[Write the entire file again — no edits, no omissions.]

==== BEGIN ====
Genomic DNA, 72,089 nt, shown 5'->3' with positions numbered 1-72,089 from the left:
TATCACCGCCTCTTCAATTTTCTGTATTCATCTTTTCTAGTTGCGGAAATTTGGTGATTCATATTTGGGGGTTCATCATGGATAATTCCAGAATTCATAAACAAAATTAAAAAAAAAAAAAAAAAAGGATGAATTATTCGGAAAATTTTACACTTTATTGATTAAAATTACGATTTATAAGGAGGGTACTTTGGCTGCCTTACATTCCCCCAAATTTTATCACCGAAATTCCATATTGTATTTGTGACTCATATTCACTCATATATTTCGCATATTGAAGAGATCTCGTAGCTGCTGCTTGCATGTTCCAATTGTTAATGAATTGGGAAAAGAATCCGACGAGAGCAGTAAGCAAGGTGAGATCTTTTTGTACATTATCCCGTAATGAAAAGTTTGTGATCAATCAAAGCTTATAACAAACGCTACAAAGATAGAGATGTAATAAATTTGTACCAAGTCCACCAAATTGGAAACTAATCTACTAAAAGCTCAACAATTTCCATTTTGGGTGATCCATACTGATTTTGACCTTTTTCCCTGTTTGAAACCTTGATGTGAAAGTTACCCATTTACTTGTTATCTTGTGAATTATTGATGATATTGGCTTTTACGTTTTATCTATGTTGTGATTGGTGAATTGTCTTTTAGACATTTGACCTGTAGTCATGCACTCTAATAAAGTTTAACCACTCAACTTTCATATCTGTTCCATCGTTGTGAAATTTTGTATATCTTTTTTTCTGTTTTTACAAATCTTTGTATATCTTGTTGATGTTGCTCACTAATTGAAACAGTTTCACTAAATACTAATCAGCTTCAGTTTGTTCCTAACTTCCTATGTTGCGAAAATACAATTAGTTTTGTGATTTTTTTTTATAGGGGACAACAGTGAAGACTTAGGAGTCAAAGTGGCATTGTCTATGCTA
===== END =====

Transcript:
Genomic DNA, 72,089 nt, shown 5'->3' with positions numbered 1-72,089 from the left:
TATCACCGCCTCTTCAATTTTCTGTATTCATCTTTTCTAGTTGCGGAAATTTGGTGATTCATATTTGGGGGTTCATCATGGATAATTCCAGAATTCATAAACAAAATTAAAAAAAAAAAAAAAAAAGGATGAATTATTCGGAAAATTTTACACTTTATTGATTAAAATTACGATTTATAAGGAGGGTACTTTGGCTGCCTTACATTCCCCCAAATTTTATCACCGAAATTCCATATTGTATTTGTGACTCATATTCACTCATATATTTCGCATATTGAAGAGATCTCGTAGCTGCTGCTTGCATGTTCCAATTGTTAATGAATTGGGAAAAGAATCCGACGAGAGCAGTAAGCAAGGTGAGATCTTTTTGTACATTATCCCGTAATGAAAAGTTTGTGATCAATCAAAGCTTATAACAAACGCTACAAAGATAGAGATGTAATAAATTTGTACCAAGTCCACCAAATTGGAAACTAATCTACTAAAAGCTCAACAATTTCCATTTTGGGTGATCCATACTGATTTTGACCTTTTTCCCTGTTTGAAACCTTGATGTGAAAGTTACCCATTTACTTGTTATCTTGTGAATTATTGATGATATTGGCTTTTACGTTTTATCTATGTTGTGATTGGTGAATTGTCTTTTAGACATTTGACCTGTAGTCATGCACTCTAATAAAGTTTAACCACTCAACTTTCATATCTGTTCCATCGTTGTGAAATTTTGTATATCTTTTTTTCTGTTTTTACAAATCTTTGTATATCTTGTTGATGTTGCTCACTAATTGAAACAGTTTCACTAAATACTAATCAGCTTCAGTTTGTTCCTAACTTCCTATGTTGCGAAAATACAATTAGTTTTGTGATTTTTTTTTATAGGGGACAACAGTGAAGACTTAGGAGTCAAAGTGGCATTGTCTATGCTA